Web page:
Indianapolis 500 Ramps Up Extreme Nationalism, Over the Top Jingoism


american military

Make no mistake about it, my favorite color is a three way tie between red, white and blue. Just look at the colors of this website. Take a look at the photo below to see how I dressed to attend the 102nd running of the Indianapolis 500. See the American flag emoji in my Twitter profile too.

However, there is patriotism, and then there is nationalism, and then there is patriotism and nationalism combined, on steroids and multiplied to the 10th power, which we usually call jingoism. This is a very hot topic right now, as the NFL decided last week to take the Star Spangled Banner issue and go full on #MAGA #AmericaFirst with it. The National Football League decided to completely pander to the lowest common denominator.

You can enjoy “God Bless America,” or you can take that song and interpret the message to be “God Bless America” and no one else. It was one of the top three warmest Indy 500s on record, and it began with a nationalistic program that went as follows:

-a rendition of America the Beautiful

-a brief speech on the meaning and importance of Memorial Day

-playing of Battle Hymn of the Republic

-a Christian prayer, for all 350,000 people in attendance

-playing of God Bless America

-an Armed Forces promotional video

-the national anthem, followed by a B-2 Stealth Bomber flyover 

-Back Home Again in Indiana (this was awesome by the way! As it was sung by the incomparable Jim Cornelison! This was indeed a transcendent experience)

Then the race began, after four different national anthems, plus the military-industrial complex informercials, and it was watched by tens of thousands of people in patriotic clothing (like myself). One piece of nationalistic clothing I’ve never purchased, in any way, shape or form, is an article of clothing derived from the American flag.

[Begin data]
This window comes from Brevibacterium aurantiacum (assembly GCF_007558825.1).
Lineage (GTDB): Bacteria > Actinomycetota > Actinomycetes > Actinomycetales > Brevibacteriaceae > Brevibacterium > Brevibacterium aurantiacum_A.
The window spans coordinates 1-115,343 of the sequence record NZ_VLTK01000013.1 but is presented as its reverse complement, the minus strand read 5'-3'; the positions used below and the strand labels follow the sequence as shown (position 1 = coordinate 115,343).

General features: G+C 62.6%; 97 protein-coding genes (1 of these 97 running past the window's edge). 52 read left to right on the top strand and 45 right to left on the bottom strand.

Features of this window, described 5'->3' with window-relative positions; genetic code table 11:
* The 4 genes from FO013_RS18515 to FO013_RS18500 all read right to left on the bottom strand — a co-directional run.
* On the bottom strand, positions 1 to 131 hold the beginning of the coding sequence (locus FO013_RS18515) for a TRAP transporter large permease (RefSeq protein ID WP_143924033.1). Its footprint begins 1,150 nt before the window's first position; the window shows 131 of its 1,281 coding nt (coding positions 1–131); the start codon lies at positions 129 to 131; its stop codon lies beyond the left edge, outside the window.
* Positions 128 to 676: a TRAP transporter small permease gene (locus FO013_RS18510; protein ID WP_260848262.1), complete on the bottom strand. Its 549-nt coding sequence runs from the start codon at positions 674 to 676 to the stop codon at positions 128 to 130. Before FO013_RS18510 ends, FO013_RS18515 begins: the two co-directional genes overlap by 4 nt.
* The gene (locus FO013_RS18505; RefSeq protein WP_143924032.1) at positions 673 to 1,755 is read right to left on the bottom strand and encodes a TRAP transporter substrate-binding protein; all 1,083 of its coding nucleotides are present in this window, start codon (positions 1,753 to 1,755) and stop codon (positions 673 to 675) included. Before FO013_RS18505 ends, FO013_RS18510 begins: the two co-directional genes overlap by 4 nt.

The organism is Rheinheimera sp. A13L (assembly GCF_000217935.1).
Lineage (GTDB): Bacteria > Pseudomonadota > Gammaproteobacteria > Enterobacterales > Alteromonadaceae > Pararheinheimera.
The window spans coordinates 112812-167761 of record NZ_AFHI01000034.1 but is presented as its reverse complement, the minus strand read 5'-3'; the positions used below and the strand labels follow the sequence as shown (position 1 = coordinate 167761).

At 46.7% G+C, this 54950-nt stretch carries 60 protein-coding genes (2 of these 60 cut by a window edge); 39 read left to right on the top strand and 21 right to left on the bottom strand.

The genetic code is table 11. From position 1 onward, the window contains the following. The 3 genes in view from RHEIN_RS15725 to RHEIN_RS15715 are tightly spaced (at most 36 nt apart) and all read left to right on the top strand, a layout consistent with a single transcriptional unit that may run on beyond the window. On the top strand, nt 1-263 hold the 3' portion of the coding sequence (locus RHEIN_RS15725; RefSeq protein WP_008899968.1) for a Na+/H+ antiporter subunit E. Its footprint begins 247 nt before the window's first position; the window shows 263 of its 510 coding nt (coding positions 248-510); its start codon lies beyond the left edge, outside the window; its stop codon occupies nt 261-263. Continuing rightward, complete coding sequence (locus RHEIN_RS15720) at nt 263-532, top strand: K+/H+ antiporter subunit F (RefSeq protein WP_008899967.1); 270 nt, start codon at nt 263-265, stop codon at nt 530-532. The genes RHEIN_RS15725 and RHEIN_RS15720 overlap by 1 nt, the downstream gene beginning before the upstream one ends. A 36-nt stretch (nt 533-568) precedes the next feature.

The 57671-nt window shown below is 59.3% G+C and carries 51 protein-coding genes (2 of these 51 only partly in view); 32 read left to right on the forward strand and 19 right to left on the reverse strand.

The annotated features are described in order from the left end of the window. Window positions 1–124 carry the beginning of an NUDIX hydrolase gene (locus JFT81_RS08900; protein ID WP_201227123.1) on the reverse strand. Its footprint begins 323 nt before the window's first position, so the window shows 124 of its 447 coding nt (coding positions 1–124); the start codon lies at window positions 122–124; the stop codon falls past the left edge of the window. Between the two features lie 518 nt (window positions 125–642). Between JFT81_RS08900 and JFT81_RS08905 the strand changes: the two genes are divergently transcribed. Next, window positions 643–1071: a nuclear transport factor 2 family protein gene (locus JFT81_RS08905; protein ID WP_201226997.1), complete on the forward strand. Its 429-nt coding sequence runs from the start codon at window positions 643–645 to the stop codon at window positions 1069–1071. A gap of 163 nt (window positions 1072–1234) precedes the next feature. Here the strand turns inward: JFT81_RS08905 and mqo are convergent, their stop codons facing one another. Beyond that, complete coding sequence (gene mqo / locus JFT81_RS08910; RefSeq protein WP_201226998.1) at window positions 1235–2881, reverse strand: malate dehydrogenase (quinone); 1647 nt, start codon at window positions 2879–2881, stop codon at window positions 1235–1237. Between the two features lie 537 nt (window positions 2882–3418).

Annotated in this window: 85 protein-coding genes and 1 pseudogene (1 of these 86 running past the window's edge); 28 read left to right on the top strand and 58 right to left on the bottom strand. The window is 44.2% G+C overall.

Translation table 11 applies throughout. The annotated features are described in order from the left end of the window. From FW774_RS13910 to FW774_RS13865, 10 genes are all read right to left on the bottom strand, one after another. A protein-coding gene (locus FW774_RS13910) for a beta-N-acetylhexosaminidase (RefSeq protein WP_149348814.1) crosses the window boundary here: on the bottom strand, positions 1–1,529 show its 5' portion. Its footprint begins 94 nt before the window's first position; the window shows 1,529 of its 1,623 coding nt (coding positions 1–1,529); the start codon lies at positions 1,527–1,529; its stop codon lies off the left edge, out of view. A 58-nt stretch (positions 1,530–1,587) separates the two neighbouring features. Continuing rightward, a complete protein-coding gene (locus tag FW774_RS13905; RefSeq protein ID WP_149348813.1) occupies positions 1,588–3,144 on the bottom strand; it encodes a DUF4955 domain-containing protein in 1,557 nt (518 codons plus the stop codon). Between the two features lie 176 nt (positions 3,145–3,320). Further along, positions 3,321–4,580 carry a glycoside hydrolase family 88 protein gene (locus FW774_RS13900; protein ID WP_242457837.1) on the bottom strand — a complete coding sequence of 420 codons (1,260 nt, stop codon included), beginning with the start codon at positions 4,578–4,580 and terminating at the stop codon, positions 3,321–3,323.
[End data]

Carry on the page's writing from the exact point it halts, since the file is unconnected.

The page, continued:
That’s because the U.S. Flag Code reads as follows:

“The Flag Code addresses the impropriety of using the flag as an article of personal adornment, a design of items of temporary use, and item of clothing. The evident purpose of these suggested restraints is to limit the commercial or common usage of the flag, and, thus, maintain its dignity.”


As Collins articulates: 

So what does that mean? You should not use the American flag as an article of clothing. However, in 1976 an amendment was made that allowed uniforms for military personnel, firemen, policemen, and members of patriotic groups to use a flag patch or pin near the left side, closer the heart.

But it is important to remember that the Flag Code is only intended as a guideline to be followed on a voluntary basis. The Code was originally created to ensure proper respect of our flag.

While the Flag Code may not be enforceable by law, many citizens think wearing the stars and stripes is offensive.

It’s extremely ironic, the group of people that claim to respect the flag the most, are actually the same types of people who are most likely to desecrate it.

See some examples below:

Then on the way home from the game, while passing through the Indiana Wind Farm, near Fowler, there were to guys just waving American flags on a bridge over Interstate-65. 

That was the extent of the political message they were presenting- just waving Old Glory around in 95 degree heat.

What does it all mean? What is the point of this?

Trying to convey this extreme level of patriotism, just like what was done at the Indy 500, is over the top. It just screams overcompensation. You can love your country without having to constantly tell every single person you know, in the loudest way possible. Those on the far far far right of the political spectrum cannot corner the market on the Stars and Stripes, and we need to let them know.  

Paul M. Banks runs The Sports and TheBank.News, which is partnered with News Now. Banks, a former writer for the Washington Times, NBC and Chicago, currently contributes regularly to WGN CLTV and the Tribune company’s blogging community Chicago Now.

Follow him on TwitterInstagramSound Cloud, LinkedIn and YouTube.

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  1. […] so at the 102nd running on the Indianapolis 500 on Sunday. Yes, the Indy 500 has always been a paragon of jingoistic activity, but 2018 took it to another leve… The Greatest Spectacle of Racing includes FOUR national anthems, not […]

  2. […] Prior to the race, there is an onslaught of patriotic rituals and songs, and the level of excess is truly something to behold. Regardless of your views on the national anthem, I would reccommend seeing this at least once, as it’s the most interesting part of the annual spectacle. Here’s the 2018 Indy 500 pregame set list (includes a GREAT use of taxpayer dollars by utilizi…) […]

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